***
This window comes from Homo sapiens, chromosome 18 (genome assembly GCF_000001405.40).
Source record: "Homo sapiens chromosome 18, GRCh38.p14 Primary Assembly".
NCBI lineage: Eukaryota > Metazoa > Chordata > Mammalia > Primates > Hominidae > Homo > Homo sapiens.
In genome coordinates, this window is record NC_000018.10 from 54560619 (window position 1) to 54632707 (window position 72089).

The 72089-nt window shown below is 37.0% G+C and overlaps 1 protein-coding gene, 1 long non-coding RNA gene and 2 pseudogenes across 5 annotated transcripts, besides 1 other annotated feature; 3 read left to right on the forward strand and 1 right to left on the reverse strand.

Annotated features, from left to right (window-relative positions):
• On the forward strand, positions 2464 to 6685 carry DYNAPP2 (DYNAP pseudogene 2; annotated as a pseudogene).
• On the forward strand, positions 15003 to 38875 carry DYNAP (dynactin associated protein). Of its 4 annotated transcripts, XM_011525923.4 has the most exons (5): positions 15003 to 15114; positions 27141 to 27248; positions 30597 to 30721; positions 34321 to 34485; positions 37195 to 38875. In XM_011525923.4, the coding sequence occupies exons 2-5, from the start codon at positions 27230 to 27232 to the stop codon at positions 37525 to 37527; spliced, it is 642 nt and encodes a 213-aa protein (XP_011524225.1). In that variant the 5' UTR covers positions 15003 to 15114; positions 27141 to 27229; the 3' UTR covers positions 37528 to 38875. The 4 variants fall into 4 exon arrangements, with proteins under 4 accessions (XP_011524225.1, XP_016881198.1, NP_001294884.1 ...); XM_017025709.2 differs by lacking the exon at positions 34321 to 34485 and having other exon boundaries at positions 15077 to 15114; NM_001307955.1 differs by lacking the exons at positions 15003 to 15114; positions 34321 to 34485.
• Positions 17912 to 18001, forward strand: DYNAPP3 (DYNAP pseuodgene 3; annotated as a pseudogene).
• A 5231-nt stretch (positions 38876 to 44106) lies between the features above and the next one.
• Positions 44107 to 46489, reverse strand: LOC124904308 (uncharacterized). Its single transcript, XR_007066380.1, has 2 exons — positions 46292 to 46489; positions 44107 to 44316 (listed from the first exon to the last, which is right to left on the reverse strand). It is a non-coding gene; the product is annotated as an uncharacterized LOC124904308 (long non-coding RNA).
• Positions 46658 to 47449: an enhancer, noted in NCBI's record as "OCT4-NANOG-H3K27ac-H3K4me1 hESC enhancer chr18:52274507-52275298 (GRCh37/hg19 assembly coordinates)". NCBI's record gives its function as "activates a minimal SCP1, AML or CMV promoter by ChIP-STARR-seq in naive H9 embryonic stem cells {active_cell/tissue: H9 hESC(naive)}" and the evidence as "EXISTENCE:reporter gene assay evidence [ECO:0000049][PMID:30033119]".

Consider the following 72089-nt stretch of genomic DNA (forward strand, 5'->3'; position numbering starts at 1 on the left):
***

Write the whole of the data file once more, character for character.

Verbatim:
This window comes from Homo sapiens, chromosome 18 (genome assembly GCF_000001405.40).
Source record: "Homo sapiens chromosome 18, GRCh38.p14 Primary Assembly".
NCBI lineage: Eukaryota > Metazoa > Chordata > Mammalia > Primates > Hominidae > Homo > Homo sapiens.
In genome coordinates, this window is record NC_000018.10 from 54560619 (window position 1) to 54632707 (window position 72089).

The 72089-nt window shown below is 37.0% G+C and overlaps 1 protein-coding gene, 1 long non-coding RNA gene and 2 pseudogenes across 5 annotated transcripts, besides 1 other annotated feature; 3 read left to right on the forward strand and 1 right to left on the reverse strand.

Annotated features, from left to right (window-relative positions):
• On the forward strand, positions 2464 to 6685 carry DYNAPP2 (DYNAP pseudogene 2; annotated as a pseudogene).
• On the forward strand, positions 15003 to 38875 carry DYNAP (dynactin associated protein). Of its 4 annotated transcripts, XM_011525923.4 has the most exons (5): positions 15003 to 15114; positions 27141 to 27248; positions 30597 to 30721; positions 34321 to 34485; positions 37195 to 38875. In XM_011525923.4, the coding sequence occupies exons 2-5, from the start codon at positions 27230 to 27232 to the stop codon at positions 37525 to 37527; spliced, it is 642 nt and encodes a 213-aa protein (XP_011524225.1). In that variant the 5' UTR covers positions 15003 to 15114; positions 27141 to 27229; the 3' UTR covers positions 37528 to 38875. The 4 variants fall into 4 exon arrangements, with proteins under 4 accessions (XP_011524225.1, XP_016881198.1, NP_001294884.1 ...); XM_017025709.2 differs by lacking the exon at positions 34321 to 34485 and having other exon boundaries at positions 15077 to 15114; NM_001307955.1 differs by lacking the exons at positions 15003 to 15114; positions 34321 to 34485.
• Positions 17912 to 18001, forward strand: DYNAPP3 (DYNAP pseuodgene 3; annotated as a pseudogene).
• A 5231-nt stretch (positions 38876 to 44106) lies between the features above and the next one.
• Positions 44107 to 46489, reverse strand: LOC124904308 (uncharacterized). Its single transcript, XR_007066380.1, has 2 exons — positions 46292 to 46489; positions 44107 to 44316 (listed from the first exon to the last, which is right to left on the reverse strand). It is a non-coding gene; the product is annotated as an uncharacterized LOC124904308 (long non-coding RNA).
• Positions 46658 to 47449: an enhancer, noted in NCBI's record as "OCT4-NANOG-H3K27ac-H3K4me1 hESC enhancer chr18:52274507-52275298 (GRCh37/hg19 assembly coordinates)". NCBI's record gives its function as "activates a minimal SCP1, AML or CMV promoter by ChIP-STARR-seq in naive H9 embryonic stem cells {active_cell/tissue: H9 hESC(naive)}" and the evidence as "EXISTENCE:reporter gene assay evidence [ECO:0000049][PMID:30033119]".

Consider the following 72089-nt stretch of genomic DNA (forward strand, 5'->3'; position numbering starts at 1 on the left):